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Price of HIV/AIDS Medicine Combivir Lowered for the Developing World

PHILADELPHIA, April 28 /PRNewswire-FirstCall/ -- GlaxoSmithKline (NYSE: GSK; London) today announced that it has further reduced the not-for-profit prices of its HIV/AIDS medicines for the world's poorest countries by up to 47%. The latest reduction lowers the not-for-profit price of Combivir -- the backbone of WHO-recommended HIV/AIDS treatment regimens -- to 90 cents per day.

The price reductions are made possible by continuing improvements to GSK's HIV/AIDS drugs manufacturing process, and economies of scale achieved. They reflect GSK's continuing commitment to improve healthcare in the developing world through preferential pricing, community investment, and research and development of new medicines and vaccines to fight disease.

"These price cuts demonstrate our commitment to making vital medicines more affordable through sustainable preferential pricing," said Jean-Pierre Garnier, CEO of GlaxoSmithKline. "In June 2001, when we expanded our access programme, we promised to continue to find ways to reduce costs and pass those savings on to patients. We did that in September 2002, and today we are again delivering on our promise."

In addition to Combivir, GSK has also today reduced the not-for-profit price of many of its other HIV/AIDS medicines. For example, Epivir (3TC) is now available at 35 cents per day, and Retrovir (AZT) at 75 cents per day -- reductions of 45% and 38% respectively.

GSK's single, not-for-profit prices are available to a wide range of customers in the Least Developed Countries and all of sub-Saharan Africa --a total of 63 countries. Eligible customer groups include governments, Non-governmental organisations (NGOs), aid agencies, UN agencies and international purchase funds like the Global Fund to Fight AIDS, TB and Malaria. In recognition of the gravity of the HIV/AIDS situation in sub-Saharan Africa, employers who offer HIV/AIDS care and treatment to uninsured staff are also eligible for GSK's not-for-profit prices for antiretrovirals.

In response to the announcement, Richard Feachem, Executive Director of The Global Fund said, "The Global Fund welcomes this announcement as another step towards dramatically expanded access of antiretrovirals to the millions of people who need them. Continued price discounts are an important contribution of GSK's leadership and partnership with the Global Fund; this must be matched by increased resources to finance the purchase of medications, as well as commitments by public and civil society partners at the local level to ensure their effective delivery."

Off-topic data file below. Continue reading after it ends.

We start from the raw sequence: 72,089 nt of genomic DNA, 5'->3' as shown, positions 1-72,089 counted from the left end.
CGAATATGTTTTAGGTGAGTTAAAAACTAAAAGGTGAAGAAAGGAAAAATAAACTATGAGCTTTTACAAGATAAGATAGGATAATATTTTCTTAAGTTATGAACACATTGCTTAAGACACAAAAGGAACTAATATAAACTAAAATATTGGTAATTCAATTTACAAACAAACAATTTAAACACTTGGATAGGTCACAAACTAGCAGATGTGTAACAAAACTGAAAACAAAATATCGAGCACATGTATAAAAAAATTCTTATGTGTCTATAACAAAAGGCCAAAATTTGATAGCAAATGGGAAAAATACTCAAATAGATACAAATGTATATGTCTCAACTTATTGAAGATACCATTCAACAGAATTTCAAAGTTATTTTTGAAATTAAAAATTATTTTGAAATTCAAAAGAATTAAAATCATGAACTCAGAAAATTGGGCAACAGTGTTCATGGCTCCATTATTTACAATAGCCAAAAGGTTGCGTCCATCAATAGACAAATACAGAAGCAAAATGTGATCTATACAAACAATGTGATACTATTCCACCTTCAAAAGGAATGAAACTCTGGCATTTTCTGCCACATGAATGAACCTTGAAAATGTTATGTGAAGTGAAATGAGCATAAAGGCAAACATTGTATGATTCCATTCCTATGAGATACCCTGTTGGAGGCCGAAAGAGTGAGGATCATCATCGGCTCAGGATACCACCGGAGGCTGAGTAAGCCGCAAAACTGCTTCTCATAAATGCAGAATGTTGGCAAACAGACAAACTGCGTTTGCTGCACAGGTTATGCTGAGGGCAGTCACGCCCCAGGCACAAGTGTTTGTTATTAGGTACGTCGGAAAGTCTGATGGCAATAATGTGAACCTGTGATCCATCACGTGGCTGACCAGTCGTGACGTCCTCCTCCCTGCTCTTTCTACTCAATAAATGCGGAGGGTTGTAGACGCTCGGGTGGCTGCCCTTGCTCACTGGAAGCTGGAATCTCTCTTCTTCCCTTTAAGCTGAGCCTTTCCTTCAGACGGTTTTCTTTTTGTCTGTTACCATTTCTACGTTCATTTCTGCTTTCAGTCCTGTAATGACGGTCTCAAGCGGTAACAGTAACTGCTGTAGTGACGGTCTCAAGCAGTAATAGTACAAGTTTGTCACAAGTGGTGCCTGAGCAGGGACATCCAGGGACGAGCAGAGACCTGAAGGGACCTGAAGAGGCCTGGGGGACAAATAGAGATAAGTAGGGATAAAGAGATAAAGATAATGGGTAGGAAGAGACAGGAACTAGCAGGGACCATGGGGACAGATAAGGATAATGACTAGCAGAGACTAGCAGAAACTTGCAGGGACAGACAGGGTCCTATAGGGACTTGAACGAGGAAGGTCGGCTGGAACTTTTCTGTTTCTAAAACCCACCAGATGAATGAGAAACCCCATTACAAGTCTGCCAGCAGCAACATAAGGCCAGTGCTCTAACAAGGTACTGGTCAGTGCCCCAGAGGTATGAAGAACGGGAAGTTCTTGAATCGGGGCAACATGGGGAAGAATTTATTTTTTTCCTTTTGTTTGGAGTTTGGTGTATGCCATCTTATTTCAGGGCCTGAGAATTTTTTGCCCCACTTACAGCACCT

Secretary of Health and Human Services, United States, Tommy G. Thompson said, "It is important that those suffering from AIDS in the developing world have access to helpful prescription drugs, and Glaxo's move is a step in the right direction."

United States Senate Majority Leader Bill Frist, M.D., a leader in Global AIDS advocacy who has done medical missionary work on his travels in Africa, said, "I commend GSK for its continued leadership in lowering the cost of life-saving drug therapies. The global pandemic of AIDS cannot be conquered without the active participation of private companies. GSK's initiative is an excellent example of the critical contribution that corporations can make and helps challenge others in the private sector to do their part. It is also a strong reminder that the governments of the world's more prosperous countries must provide the resources to assure that drugs and other health care services reach those in need."

Garnier continued, "We are proud of what we have achieved to date in terms of increased shipments of preferentially-priced HIV/AIDS medicines to patients in the developing world. But we want to work with our partners to do more to address the HIV/AIDS pandemic. We recognise and welcome the commitment shown by others. The Global Fund, President Bush's Emergency Plan for AIDS Relief, the World Bank, the Gates Foundation, and other organisations are beginning to provide the funding to help patients in the developing world get access to the medicines they so desperately need. Such funding, and the long-term orders they encourage, is essential to build the demand and economies of scale needed to underpin price reductions.

"A significant increase in resources is still needed. Other actions are also required. Improved healthcare in the developing world can only be delivered if the significant barriers that stand in the way of better access are tackled as a shared responsibility by all sectors of global society -- governments, international agencies, charities, academic institutions, the pharmaceutical industry and others. The forthcoming G8 meeting in Evian presents an early opportunity for the developed world to demonstrate its commitment and leadership in addressing this global challenge," Garnier said.

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